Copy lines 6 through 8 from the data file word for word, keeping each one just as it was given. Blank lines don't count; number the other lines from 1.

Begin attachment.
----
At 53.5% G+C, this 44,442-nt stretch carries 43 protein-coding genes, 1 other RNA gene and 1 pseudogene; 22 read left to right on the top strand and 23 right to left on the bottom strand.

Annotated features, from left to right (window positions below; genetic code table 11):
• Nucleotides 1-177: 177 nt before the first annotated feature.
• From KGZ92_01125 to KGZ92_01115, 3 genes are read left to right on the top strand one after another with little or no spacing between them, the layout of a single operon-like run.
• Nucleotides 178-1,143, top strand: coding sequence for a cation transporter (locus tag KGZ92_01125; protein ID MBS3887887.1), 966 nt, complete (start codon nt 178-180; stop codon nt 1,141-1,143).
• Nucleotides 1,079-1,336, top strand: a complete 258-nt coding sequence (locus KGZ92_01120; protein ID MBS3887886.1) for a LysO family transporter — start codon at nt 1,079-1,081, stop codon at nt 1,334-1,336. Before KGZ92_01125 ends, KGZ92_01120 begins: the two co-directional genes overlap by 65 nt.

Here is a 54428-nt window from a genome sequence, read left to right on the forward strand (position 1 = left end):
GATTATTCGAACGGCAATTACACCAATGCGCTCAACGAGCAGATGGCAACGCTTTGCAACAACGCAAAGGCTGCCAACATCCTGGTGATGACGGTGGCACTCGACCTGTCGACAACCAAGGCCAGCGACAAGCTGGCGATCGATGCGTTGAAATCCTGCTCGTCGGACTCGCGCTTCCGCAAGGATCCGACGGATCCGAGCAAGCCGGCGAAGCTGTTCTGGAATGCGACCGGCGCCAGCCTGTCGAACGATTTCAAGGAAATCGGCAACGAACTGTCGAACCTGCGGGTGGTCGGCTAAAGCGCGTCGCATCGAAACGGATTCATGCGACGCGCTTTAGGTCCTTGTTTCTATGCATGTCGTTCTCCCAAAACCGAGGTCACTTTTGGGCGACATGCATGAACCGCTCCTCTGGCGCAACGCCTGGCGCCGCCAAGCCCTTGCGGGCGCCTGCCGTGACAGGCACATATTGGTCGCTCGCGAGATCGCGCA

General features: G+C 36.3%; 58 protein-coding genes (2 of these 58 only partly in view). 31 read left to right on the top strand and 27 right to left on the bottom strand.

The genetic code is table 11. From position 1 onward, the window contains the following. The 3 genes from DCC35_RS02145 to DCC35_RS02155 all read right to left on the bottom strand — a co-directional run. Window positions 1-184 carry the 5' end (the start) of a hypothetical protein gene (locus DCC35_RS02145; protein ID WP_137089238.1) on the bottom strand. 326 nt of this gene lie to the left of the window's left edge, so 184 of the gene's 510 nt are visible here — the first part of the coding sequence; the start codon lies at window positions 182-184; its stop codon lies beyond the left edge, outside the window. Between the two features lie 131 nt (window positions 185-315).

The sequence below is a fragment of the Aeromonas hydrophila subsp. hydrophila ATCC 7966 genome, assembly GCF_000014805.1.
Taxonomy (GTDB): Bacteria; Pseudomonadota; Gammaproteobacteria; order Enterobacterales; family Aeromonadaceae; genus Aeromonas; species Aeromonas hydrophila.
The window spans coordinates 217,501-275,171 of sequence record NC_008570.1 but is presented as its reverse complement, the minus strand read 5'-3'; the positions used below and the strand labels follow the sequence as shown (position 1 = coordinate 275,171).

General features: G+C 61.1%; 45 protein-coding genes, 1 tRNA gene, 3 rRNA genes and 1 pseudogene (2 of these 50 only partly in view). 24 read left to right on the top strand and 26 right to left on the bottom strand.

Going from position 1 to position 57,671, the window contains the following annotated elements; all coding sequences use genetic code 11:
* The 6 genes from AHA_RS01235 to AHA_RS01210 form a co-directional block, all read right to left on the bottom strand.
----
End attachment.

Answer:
• Nucleotides 1,079-1,336, top strand: a complete 258-nt coding sequence (locus KGZ92_01120; protein ID MBS3887886.1) for a LysO family transporter — start codon at nt 1,079-1,081, stop codon at nt 1,334-1,336. Before KGZ92_01125 ends, KGZ92_01120 begins: the two co-directional genes overlap by 65 nt.

Here is a 54428-nt window from a genome sequence, read left to right on the forward strand (position 1 = left end):
GATTATTCGAACGGCAATTACACCAATGCGCTCAACGAGCAGATGGCAACGCTTTGCAACAACGCAAAGGCTGCCAACATCCTGGTGATGACGGTGGCACTCGACCTGTCGACAACCAAGGCCAGCGACAAGCTGGCGATCGATGCGTTGAAATCCTGCTCGTCGGACTCGCGCTTCCGCAAGGATCCGACGGATCCGAGCAAGCCGGCGAAGCTGTTCTGGAATGCGACCGGCGCCAGCCTGTCGAACGATTTCAAGGAAATCGGCAACGAACTGTCGAACCTGCGGGTGGTCGGCTAAAGCGCGTCGCATCGAAACGGATTCATGCGACGCGCTTTAGGTCCTTGTTTCTATGCATGTCGTTCTCCCAAAACCGAGGTCACTTTTGGGCGACATGCATGAACCGCTCCTCTGGCGCAACGCCTGGCGCCGCCAAGCCCTTGCGGGCGCCTGCCGTGACAGGCACATATTGGTCGCTCGCGAGATCGCGCA